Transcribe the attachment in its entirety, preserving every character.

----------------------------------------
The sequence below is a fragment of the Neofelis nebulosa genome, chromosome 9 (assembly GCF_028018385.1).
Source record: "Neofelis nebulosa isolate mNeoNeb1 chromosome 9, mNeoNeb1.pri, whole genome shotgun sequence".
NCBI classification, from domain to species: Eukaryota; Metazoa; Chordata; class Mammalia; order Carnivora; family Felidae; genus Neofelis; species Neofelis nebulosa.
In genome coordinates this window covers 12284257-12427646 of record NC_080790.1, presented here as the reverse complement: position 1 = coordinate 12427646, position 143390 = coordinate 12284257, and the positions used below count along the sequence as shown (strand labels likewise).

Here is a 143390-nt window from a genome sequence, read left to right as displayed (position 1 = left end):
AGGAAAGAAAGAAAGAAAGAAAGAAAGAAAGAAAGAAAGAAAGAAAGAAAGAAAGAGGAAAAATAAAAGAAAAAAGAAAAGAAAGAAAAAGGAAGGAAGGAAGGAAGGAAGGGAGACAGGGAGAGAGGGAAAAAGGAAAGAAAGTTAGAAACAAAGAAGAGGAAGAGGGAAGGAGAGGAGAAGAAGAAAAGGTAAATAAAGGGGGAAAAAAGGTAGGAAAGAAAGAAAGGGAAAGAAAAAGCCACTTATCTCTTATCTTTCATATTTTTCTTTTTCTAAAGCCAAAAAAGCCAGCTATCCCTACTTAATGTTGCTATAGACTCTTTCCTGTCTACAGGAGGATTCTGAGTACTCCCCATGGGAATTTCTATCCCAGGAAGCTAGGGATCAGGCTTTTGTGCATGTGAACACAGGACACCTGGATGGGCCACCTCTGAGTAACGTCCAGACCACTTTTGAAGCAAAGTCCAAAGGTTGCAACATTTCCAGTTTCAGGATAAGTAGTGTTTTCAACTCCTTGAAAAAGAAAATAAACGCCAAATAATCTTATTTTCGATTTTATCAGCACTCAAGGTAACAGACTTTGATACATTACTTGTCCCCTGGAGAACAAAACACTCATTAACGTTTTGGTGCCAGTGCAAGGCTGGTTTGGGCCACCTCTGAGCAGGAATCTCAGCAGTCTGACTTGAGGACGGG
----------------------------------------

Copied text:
The sequence below is a fragment of the Neofelis nebulosa genome, chromosome 9 (assembly GCF_028018385.1).
Source record: "Neofelis nebulosa isolate mNeoNeb1 chromosome 9, mNeoNeb1.pri, whole genome shotgun sequence".
NCBI classification, from domain to species: Eukaryota; Metazoa; Chordata; class Mammalia; order Carnivora; family Felidae; genus Neofelis; species Neofelis nebulosa.
In genome coordinates this window covers 12284257-12427646 of record NC_080790.1, presented here as the reverse complement: position 1 = coordinate 12427646, position 143390 = coordinate 12284257, and the positions used below count along the sequence as shown (strand labels likewise).

Here is a 143390-nt window from a genome sequence, read left to right as displayed (position 1 = left end):
AGGAAAGAAAGAAAGAAAGAAAGAAAGAAAGAAAGAAAGAAAGAAAGAAAGAAAGAGGAAAAATAAAAGAAAAAAGAAAAGAAAGAAAAAGGAAGGAAGGAAGGAAGGAAGGGAGACAGGGAGAGAGGGAAAAAGGAAAGAAAGTTAGAAACAAAGAAGAGGAAGAGGGAAGGAGAGGAGAAGAAGAAAAGGTAAATAAAGGGGGAAAAAAGGTAGGAAAGAAAGAAAGGGAAAGAAAAAGCCACTTATCTCTTATCTTTCATATTTTTCTTTTTCTAAAGCCAAAAAAGCCAGCTATCCCTACTTAATGTTGCTATAGACTCTTTCCTGTCTACAGGAGGATTCTGAGTACTCCCCATGGGAATTTCTATCCCAGGAAGCTAGGGATCAGGCTTTTGTGCATGTGAACACAGGACACCTGGATGGGCCACCTCTGAGTAACGTCCAGACCACTTTTGAAGCAAAGTCCAAAGGTTGCAACATTTCCAGTTTCAGGATAAGTAGTGTTTTCAACTCCTTGAAAAAGAAAATAAACGCCAAATAATCTTATTTTCGATTTTATCAGCACTCAAGGTAACAGACTTTGATACATTACTTGTCCCCTGGAGAACAAAACACTCATTAACGTTTTGGTGCCAGTGCAAGGCTGGTTTGGGCCACCTCTGAGCAGGAATCTCAGCAGTCTGACTTGAGGACGGG